Thinking Outside of the Dox: Copenhagen Fest Explores What's Real
The Copenhagen International Documentary Film Festival--CPH:DOX-- has quietly been building a buzz for a few years. I was happy to get the opportunity to attend this year to experience what the fuss was all about first-hand. Sandwiched in the calendar between Sheffield and IDFA, this is one festival that doesn't have to worry about getting lost in the mix. CPH:DOX has an identity all its own, an "out of the box" vision so singular you wouldn't even think to compare it to anyone else. It's emerged, now in its sixth year, as a stop on the festival circuit very worthy of international attention. When Tine Fischer agreed to take on the position of director and help shape the festival into the gem it is now, she did so under one condition: that documentary gets defined as broadly as possible, and explored in every corner. Niklas Engstrem, who programs with Fischer and Mads Mikkelson, puts it this way: "We want to explore ‘the real' in all its forms and dimensions rather than an old genre convention called 'documentary'."
At the Edge of Russia, by Michal Marczak of Poland, provides a brilliant snapshot of modern Russia through the story of a young cadet learning the ropes at a desolate army outpost--an extremely desolate snow-plastered outpost in the middle of Arctic nowhere. There's poetry to the film, yet it's probing. Think Tarkovsky meets Herzog through the eyes of a young filmmaker. Watching At the Edge of Russia, you may wonder, Is this for real? The answer is perfect for CPH:DOX. Marczak says he set out to make his film as a pure observational documentary. He traveled for three months searching for the ideal military base to shoot. "During this time I went through cadet training, spent two days in a snow cave, meet a lot of soldiers and visited various outposts," he explains. He hired former soldiers to populate the outpost. He says there was no script, no set idea. "The protagonists were never tested on camera before the shoot. After one month, the base was fully operational and the life of the soldiers was set according to military standards, which the captain enforced very strongly." Filming began on the helicopter flying in the cadet, who did not know that he was flying into this "sort of staged situation." Shooting continued for two months. The film is "undoubtedly" a documentary, says Marczak. "The initial situation was helped, but everything that followed came from inside the people. I had no clue how the story would develop." Marczak believes he has staged much less than many documentaries "which are never questioned about being documentaries. On the other hand it's all about showing my subjective view of their reality, so maybe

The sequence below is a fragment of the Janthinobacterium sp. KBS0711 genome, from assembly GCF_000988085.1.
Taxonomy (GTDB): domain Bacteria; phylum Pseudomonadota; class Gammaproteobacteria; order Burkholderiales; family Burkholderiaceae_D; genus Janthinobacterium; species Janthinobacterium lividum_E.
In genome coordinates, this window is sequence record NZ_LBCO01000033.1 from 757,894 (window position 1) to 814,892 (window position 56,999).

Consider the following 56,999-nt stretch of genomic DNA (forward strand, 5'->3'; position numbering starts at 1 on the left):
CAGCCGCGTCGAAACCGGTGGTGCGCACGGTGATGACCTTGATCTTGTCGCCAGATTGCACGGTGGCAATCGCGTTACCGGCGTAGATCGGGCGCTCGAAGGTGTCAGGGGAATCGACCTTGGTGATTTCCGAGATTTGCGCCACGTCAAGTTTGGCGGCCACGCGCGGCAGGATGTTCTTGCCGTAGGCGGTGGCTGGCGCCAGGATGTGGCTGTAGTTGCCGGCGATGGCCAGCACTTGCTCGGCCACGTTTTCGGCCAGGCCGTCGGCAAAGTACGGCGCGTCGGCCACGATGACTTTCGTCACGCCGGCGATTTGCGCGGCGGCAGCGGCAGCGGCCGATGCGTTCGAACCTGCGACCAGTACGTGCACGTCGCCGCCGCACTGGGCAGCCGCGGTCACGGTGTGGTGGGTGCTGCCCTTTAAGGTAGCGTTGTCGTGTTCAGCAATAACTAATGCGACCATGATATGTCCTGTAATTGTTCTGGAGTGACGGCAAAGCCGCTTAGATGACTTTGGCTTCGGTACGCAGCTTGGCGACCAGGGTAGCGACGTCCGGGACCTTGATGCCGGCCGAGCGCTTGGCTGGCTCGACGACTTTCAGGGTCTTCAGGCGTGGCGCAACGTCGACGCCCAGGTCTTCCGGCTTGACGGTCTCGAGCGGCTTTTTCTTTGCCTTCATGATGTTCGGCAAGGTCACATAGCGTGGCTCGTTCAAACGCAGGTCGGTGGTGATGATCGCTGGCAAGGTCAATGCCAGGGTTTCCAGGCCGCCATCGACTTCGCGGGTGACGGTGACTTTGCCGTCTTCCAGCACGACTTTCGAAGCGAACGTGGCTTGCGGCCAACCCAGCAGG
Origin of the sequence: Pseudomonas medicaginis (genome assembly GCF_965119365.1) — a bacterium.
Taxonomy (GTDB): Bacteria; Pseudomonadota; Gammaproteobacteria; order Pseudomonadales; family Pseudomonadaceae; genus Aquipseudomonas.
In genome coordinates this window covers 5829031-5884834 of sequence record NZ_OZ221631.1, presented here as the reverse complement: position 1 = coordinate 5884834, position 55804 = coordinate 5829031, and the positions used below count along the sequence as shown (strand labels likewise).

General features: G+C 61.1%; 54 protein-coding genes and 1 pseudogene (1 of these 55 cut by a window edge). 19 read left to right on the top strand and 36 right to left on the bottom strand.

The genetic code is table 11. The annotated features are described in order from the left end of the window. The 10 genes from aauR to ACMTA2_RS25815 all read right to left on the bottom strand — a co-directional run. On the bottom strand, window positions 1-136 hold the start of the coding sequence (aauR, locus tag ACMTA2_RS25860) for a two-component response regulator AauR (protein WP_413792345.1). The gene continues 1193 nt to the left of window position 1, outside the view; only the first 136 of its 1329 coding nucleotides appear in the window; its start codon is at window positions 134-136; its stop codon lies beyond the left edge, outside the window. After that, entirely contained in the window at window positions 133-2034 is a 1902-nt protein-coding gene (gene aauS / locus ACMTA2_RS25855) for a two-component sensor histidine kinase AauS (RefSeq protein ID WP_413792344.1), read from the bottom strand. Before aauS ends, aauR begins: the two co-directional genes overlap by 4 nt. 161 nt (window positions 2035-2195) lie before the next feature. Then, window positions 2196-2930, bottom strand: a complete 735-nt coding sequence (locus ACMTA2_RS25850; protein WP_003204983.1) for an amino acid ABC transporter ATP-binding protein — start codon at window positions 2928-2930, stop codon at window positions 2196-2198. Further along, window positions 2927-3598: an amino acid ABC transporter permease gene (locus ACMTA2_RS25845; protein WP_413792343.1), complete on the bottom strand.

all this explanation is actually unnecessary!"
Making its world premiere in Copenhagen, The Good Life--dubbed the Danish Grey
Gardens--should have a great life on the international festival circuit. Eva Mulvad, whose previous work includes Enemies of Happiness, follows two larger-than-life characters-- a mother and daughter--accustomed to wealth as they adjust to life scraping by with change. "I always liked Thomas Mann, the Buddenbrooks," says Mulvad, "and I've always been fascinated by rise-and-fall stories. One day as I was driving my car, these two women came to me via a radio montage with their story of having it all and ending up with nothing. I was so drawn in that I had to stay in the car until the show was over. Their language--when you understand Danish--has a royal feel to it. I immediately started to think about how they looked, and if they would participate in a film." There are so many terrific things about The Good Life.